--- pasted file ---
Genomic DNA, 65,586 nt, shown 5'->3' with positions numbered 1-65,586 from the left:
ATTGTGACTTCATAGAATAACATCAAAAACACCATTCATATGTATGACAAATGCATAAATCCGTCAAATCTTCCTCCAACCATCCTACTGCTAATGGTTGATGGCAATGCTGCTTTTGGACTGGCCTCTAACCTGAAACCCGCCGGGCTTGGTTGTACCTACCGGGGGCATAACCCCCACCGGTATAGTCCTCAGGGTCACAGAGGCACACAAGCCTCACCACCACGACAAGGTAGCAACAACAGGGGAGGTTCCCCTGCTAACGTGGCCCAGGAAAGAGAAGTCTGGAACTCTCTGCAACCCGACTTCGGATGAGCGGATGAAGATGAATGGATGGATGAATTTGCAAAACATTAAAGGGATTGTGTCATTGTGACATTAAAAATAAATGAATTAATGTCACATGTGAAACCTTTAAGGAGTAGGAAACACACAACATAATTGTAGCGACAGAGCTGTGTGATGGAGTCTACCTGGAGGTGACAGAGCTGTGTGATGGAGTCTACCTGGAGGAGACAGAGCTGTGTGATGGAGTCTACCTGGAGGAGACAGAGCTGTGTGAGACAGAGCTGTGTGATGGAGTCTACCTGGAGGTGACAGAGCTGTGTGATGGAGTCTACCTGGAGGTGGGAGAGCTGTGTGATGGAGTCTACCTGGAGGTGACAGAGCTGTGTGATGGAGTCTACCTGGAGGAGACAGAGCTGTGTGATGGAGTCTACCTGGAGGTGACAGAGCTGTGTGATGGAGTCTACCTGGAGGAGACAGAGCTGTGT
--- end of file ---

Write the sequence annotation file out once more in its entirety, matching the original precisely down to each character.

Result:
Genomic DNA, 65,586 nt, shown 5'->3' with positions numbered 1-65,586 from the left:
ATTGTGACTTCATAGAATAACATCAAAAACACCATTCATATGTATGACAAATGCATAAATCCGTCAAATCTTCCTCCAACCATCCTACTGCTAATGGTTGATGGCAATGCTGCTTTTGGACTGGCCTCTAACCTGAAACCCGCCGGGCTTGGTTGTACCTACCGGGGGCATAACCCCCACCGGTATAGTCCTCAGGGTCACAGAGGCACACAAGCCTCACCACCACGACAAGGTAGCAACAACAGGGGAGGTTCCCCTGCTAACGTGGCCCAGGAAAGAGAAGTCTGGAACTCTCTGCAACCCGACTTCGGATGAGCGGATGAAGATGAATGGATGGATGAATTTGCAAAACATTAAAGGGATTGTGTCATTGTGACATTAAAAATAAATGAATTAATGTCACATGTGAAACCTTTAAGGAGTAGGAAACACACAACATAATTGTAGCGACAGAGCTGTGTGATGGAGTCTACCTGGAGGTGACAGAGCTGTGTGATGGAGTCTACCTGGAGGAGACAGAGCTGTGTGATGGAGTCTACCTGGAGGAGACAGAGCTGTGTGAGACAGAGCTGTGTGATGGAGTCTACCTGGAGGTGACAGAGCTGTGTGATGGAGTCTACCTGGAGGTGGGAGAGCTGTGTGATGGAGTCTACCTGGAGGTGACAGAGCTGTGTGATGGAGTCTACCTGGAGGAGACAGAGCTGTGTGATGGAGTCTACCTGGAGGTGACAGAGCTGTGTGATGGAGTCTACCTGGAGGAGACAGAGCTGTGT